In the most recent Economic Outlook from the Organization of Economic Cooperation and Development (OECD), released on May 22, Pier Carlo Padoan, OECD chief economist, declared that the crisis in the eurozone is “the single biggest downside risk facing the global outlook.” The international institution listed five suggestions for stimulating European growth: establishing structural economic reforms, strengthening the firewall to prevent the euro zone crisis from spreading, boosting the European single market, funding more infrastructure projects and leveraging the balance sheets of the European Central Bank.
At the Wharton Global Alumni Forum Milan the week before, Wharton’s Franklin Allen, Nippon Life Professor of Finance, suggested an alternative course: that some countries, such as Spain, could temporarily leave the eurozone. He also said that sovereign defaults, if handled properly, could allow shocks to be handled in the EU. Allen explained that he does not see Europe’s 2011 reforms (the EU Secondary Law) as likely being effective, and that austerity policies do not appear to work either.
Allen’s keynote speech on the first full day of the Milan GAF launched an intellectual debate and interaction that was surely well anticipated by all of the event’s attendees—more than 300 of them on this first day alone.
It kicked off a day replete with stimulating presentations and discourse on a variety of topics ranging from the retail and fashion industries to private equity, strategic sustainability to emerging markets. The second day featured master classes on analytics, universal health care, branding, and the business lessons of sports. Participating faculty included Eric T. Bradlow, K.P. Chao Professor, co-director of the Wharton Customer Analytics Initiative and vice-dean of Wharton Doctoral Programs; Felipe Monteiro, assistant professor of management; Arnold J. Rosoff, professor of legal studies and business ethics and health-care management; Kenneth Shropshire, David W. Hauck Professor and director of the Wharton Sports Business Initiative; and Patti Williams, Ira A. Lipman Associate Professor of Marketing.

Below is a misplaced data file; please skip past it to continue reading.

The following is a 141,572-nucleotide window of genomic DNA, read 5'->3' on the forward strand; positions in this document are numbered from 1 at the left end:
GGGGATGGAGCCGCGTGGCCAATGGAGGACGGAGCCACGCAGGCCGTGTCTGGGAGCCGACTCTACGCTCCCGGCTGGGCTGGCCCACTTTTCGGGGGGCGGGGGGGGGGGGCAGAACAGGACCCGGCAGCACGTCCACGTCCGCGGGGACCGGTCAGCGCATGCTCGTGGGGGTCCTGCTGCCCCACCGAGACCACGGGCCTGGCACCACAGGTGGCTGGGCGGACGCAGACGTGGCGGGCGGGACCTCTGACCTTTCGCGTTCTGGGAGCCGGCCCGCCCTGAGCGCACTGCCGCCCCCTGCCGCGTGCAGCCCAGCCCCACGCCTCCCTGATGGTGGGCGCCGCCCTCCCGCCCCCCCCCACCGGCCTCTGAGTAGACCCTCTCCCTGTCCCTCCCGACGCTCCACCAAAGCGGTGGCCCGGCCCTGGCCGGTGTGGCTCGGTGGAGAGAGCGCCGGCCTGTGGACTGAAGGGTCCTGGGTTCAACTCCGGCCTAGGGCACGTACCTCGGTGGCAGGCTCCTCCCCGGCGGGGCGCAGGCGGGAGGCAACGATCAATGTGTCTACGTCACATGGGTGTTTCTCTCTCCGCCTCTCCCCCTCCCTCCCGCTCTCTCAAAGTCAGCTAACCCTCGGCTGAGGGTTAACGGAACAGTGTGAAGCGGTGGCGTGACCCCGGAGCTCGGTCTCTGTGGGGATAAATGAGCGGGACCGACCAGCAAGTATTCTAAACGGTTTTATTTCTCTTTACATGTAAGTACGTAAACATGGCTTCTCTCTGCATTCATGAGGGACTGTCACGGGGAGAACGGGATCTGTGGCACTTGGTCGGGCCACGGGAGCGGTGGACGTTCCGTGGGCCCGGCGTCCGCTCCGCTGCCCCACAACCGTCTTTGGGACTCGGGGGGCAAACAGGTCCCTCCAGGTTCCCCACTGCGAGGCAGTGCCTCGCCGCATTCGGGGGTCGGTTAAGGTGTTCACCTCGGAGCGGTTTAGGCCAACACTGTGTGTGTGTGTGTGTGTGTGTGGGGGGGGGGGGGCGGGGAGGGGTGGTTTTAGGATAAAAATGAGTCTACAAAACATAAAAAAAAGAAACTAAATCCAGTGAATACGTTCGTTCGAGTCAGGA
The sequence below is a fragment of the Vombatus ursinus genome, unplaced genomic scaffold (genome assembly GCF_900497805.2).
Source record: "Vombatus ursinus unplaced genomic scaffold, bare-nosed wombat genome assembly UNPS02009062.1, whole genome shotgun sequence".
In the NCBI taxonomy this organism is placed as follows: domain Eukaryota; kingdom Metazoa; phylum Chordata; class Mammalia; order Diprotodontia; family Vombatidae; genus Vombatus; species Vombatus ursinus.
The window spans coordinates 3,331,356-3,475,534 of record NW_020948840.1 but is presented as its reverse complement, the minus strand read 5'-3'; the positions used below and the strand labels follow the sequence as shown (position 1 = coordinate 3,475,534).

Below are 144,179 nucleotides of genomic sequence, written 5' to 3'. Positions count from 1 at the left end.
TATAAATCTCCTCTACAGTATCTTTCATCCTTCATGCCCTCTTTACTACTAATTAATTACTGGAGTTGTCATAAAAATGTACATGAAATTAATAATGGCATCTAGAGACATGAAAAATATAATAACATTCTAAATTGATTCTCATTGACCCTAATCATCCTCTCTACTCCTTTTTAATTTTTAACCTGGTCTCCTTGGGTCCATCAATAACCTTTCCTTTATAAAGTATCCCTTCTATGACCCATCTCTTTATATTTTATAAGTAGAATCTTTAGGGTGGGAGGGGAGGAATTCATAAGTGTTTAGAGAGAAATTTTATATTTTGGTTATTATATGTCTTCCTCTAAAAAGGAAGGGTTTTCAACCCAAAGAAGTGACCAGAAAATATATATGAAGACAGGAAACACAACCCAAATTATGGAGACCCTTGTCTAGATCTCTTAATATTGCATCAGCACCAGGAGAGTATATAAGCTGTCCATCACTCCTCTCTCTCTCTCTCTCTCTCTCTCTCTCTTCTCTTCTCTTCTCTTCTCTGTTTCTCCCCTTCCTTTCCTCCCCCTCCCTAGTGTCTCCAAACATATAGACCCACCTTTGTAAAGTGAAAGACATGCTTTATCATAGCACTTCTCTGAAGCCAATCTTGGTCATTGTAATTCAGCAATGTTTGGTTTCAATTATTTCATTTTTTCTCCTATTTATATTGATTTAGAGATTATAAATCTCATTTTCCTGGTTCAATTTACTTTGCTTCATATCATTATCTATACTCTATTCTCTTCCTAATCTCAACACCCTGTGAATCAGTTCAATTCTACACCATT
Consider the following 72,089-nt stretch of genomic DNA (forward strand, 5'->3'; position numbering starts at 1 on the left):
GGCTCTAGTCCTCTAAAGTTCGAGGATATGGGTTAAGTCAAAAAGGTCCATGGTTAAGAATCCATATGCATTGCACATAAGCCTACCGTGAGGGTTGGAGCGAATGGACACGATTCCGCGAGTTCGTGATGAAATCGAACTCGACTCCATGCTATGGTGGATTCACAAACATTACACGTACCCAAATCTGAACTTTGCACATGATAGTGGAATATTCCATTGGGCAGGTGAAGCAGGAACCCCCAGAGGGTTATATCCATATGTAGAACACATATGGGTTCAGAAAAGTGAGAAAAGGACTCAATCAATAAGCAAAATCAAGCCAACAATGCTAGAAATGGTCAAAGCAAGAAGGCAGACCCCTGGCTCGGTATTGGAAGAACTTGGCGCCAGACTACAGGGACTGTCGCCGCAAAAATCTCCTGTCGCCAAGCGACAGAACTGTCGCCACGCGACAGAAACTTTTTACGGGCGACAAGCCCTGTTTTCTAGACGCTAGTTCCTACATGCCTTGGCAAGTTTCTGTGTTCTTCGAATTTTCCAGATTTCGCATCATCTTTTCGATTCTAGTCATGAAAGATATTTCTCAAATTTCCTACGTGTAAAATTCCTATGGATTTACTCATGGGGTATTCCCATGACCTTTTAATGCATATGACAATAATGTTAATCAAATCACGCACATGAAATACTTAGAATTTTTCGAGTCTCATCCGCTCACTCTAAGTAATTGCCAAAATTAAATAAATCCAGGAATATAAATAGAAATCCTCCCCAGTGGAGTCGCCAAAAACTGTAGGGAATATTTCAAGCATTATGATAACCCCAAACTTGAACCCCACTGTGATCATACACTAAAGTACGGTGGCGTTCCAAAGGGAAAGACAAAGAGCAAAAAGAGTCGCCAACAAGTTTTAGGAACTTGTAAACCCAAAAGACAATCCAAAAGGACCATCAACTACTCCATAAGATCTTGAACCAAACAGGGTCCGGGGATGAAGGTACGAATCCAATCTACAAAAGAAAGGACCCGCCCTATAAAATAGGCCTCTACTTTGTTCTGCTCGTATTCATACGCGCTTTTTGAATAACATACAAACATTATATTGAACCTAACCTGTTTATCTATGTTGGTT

Guests also had the honor of an address by Corrado Passera, WG’80, Italy’s minister of economic development, infrastructure and transport.
Ignazio Visco, GR’81, governor of the Bank of Italy, gave the keynote speech that closed Thursday afternoon.
The Milan event was held May 17 and 18. The Wharton School holds annual Global Alumni Forums as a service to its alumni and friends, to provide networking opportunities, strengthen bonds between the School and its alumni, promote Wharton as a center for global business, allow faculty and staff the opportunity to learn more about economies around the world, and, as the Milan event demonstrated, to provide a forum in which global thought leaders can converse.
The next GAF, Wharton Global Alumni Forum Jakarta, will be held June 22 and 23 in Indonesia.
Editor’s note: Knowledge@Wharton published a special report in anticipation of the Milan GAF, including insights from some of the participants. Visit “Europe Struggles to Hold Itself Together” to access all of the report’s content. In our Spring 2012 issue, Wharton Magazine published “At the Corner of Business Economics and Public Policy,” a look at the strong public-policy content at the Wharton Global Alumni Forums this year.